The Republican Party of Wisconsin says it has lined up “fake” Democrats to run in primaries, against the real Democrats who hope to challenge the six Republican incumbents.

The fake Democrats, like genuine candidates, will need to obtain enough valid signatures to get on the ballot. The Republican party says it would not spend money on the fake Democrats’ campaigns.

The party says the move is meant to force primaries in the race, thus creating firm dates for upcoming recall elections.

It will soon be relatively easy to learn who signed the recall petitions against Gov. Scott Walker and four Republican state senators.

On Wednesday, two Tea Party groups plan to activate the searchable online database they’ve created.

Hundreds of people celebrated on the streets of downtown Madison Tuesday, as a truck full of petitions aimed at recalling Gov. Scott Walker pulled up to the Governmental Accountability Board office. Volunteers carried dozens of boxes into the building as organizers claimed they’ve collected more than one million signatures to force an election. The recall effort began last year in response to Walker’s push to end most collective bargaining rights for public unions. As WUWM’s Marti Mikkelson reports, election officials now have their work cut out for them.

While WUWM is spending the week exploring Wisconsin’s political climate in our series, Project Milwaukee: State of Upheaval, the state elections chief came to town. Government Accountability Board Executive Director Kevin Kennedy spoke to reporters Wednesday at the Milwaukee Press Club. WUWM’s Marti Mikkelson had an opportunity to question him about this unprecedented year of recalls and new voting rules.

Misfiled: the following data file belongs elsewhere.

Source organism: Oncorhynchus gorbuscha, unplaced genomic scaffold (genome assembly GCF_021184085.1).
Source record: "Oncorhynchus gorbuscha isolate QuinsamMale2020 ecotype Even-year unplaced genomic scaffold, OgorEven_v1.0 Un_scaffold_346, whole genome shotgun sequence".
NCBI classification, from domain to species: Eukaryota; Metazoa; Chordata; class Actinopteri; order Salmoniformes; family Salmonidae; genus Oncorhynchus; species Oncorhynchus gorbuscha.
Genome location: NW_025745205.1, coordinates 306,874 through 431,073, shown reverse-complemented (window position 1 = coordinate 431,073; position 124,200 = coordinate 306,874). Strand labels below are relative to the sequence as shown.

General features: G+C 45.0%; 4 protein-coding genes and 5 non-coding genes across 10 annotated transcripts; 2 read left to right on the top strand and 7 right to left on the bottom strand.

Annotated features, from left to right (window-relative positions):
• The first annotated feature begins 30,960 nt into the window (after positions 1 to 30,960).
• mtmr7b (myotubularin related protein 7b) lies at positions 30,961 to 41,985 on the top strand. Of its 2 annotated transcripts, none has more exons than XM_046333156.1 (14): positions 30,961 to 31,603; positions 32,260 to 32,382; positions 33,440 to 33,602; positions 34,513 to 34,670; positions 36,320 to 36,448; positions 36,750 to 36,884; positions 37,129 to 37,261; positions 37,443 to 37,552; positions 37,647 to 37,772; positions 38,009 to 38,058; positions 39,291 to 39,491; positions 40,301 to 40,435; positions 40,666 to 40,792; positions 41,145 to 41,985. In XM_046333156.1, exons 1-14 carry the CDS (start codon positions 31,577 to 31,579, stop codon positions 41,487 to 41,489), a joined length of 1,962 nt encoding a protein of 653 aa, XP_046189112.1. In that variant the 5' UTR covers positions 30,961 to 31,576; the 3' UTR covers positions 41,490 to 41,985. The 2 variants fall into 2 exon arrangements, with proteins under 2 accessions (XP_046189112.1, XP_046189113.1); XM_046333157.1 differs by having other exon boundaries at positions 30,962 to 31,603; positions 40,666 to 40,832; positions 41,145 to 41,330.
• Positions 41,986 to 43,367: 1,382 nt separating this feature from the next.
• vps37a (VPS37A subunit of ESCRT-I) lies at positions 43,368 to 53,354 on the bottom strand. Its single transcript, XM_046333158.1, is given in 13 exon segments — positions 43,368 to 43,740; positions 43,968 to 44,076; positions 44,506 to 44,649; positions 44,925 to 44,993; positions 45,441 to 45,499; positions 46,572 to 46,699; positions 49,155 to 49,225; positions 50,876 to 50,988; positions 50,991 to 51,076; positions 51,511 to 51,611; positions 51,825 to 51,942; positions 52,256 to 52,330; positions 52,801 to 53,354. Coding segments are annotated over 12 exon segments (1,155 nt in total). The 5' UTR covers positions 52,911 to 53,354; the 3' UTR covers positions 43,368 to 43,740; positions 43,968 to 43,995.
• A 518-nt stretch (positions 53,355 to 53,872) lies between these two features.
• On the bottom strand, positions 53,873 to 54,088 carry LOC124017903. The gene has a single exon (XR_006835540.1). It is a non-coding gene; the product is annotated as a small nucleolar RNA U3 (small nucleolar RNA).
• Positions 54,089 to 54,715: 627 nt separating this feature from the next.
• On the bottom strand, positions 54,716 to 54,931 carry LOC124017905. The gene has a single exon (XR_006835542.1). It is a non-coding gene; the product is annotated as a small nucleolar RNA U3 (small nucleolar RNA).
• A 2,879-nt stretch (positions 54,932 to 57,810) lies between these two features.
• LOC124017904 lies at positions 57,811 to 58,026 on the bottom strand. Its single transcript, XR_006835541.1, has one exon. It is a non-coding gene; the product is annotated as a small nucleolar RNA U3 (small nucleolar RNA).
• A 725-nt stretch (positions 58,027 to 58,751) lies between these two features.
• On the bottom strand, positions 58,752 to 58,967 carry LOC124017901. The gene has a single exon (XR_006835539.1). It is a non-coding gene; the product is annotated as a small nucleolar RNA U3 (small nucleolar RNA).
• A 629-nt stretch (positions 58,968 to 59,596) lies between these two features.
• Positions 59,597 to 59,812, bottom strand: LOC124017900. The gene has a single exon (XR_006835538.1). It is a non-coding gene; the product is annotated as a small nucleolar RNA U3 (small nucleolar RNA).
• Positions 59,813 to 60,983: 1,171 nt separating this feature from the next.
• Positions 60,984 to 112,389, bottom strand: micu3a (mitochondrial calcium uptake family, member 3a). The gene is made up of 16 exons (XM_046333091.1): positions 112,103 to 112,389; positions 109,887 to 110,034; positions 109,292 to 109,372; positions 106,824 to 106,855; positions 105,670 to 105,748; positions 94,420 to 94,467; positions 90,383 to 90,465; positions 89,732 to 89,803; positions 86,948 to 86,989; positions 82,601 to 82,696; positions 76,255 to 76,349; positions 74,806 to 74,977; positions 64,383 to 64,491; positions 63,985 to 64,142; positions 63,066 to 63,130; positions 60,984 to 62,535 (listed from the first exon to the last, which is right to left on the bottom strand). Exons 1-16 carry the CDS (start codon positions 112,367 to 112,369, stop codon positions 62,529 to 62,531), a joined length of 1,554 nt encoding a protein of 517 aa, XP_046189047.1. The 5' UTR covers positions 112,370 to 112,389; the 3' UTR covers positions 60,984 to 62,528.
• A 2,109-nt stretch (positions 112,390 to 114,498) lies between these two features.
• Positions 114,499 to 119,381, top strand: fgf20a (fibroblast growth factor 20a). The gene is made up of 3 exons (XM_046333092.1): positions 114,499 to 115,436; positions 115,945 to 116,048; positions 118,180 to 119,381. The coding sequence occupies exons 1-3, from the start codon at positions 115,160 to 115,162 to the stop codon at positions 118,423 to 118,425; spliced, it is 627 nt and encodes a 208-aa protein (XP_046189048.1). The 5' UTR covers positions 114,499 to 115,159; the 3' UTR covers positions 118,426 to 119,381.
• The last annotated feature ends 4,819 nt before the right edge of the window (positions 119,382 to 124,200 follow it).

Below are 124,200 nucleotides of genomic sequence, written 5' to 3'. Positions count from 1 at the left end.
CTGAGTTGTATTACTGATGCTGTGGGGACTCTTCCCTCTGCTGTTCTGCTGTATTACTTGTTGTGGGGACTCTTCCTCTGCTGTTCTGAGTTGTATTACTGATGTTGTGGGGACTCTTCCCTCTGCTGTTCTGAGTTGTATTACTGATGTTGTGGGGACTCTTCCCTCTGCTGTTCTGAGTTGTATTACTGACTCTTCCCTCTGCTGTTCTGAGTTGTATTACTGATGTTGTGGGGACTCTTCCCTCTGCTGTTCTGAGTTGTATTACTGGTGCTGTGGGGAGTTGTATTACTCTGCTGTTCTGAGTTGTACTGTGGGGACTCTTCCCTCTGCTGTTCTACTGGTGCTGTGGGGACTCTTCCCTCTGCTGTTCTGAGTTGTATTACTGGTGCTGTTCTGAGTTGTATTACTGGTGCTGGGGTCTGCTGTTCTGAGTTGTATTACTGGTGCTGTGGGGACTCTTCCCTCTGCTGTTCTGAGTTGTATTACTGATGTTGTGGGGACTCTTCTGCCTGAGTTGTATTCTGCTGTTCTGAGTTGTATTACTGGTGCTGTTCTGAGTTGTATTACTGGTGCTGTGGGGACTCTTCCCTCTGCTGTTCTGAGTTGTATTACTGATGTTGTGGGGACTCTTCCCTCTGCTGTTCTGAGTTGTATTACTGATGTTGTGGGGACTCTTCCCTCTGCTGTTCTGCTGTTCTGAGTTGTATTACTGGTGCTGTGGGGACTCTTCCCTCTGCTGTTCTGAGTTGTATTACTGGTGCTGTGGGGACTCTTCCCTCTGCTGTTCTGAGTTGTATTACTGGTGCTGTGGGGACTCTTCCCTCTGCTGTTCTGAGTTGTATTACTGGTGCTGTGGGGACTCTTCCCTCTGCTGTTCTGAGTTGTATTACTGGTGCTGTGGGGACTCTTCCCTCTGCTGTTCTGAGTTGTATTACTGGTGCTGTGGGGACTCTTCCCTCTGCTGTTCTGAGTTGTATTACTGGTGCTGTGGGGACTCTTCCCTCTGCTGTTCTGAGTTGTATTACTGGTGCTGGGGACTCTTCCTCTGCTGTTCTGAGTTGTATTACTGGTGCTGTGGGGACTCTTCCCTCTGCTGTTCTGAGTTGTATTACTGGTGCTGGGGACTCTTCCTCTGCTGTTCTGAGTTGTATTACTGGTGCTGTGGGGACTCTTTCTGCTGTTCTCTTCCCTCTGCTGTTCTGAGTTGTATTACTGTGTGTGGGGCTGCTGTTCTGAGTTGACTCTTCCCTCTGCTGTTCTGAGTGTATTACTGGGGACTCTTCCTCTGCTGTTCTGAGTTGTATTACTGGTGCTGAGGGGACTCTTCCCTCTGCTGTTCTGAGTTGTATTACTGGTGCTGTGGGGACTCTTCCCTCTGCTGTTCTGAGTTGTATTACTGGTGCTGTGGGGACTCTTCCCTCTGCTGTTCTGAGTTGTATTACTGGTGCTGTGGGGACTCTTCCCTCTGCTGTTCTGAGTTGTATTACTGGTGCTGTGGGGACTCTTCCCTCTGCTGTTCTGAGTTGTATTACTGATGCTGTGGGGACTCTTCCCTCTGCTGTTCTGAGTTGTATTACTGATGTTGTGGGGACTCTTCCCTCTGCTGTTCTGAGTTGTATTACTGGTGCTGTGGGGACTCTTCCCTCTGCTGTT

We now continue Project Milwaukee: State of Upheaval. All week, we’re exploring the impact of Wisconsin’s divisive political climate this year, mixed with a tough economy. Tuesday, we reported on some winners of the new Republican majority’s agenda, including business interests and social conservatives.

Today, we focus on entities that lost ground, the biggest – public workers. Gov. Walker’s budget required them to pay more for their health insurance and pensions, in order to ease the state deficit. The GOP went one step further in 2011, by stripping most public unions of all rights except to bargain for limited wage increases. As WUWM’s Marti Mikkelson reports, angered public workers are now part of a massive effort to recall the governor.

After months of planning, the major groups hoping to recall Republican Gov. Scott Walker kicked off their efforts overnight.

The state Democratic party and the group United Wisconsin held events around the state to distribute recall petitions and collect the first signatures.

WUWM’s Ann-Elise Henzl stopped in at one of the gatherings, and joined Bob Bach in the studio for this conversation.

Justin Sullivan/Getty Images

While Democrats move into recall petition mode Tuesday, WUWM’s Erin Toner spoke with a few of Governor Walker’s supporters. They defend the Republican leader’s record and vow to fight the recall attempt against him.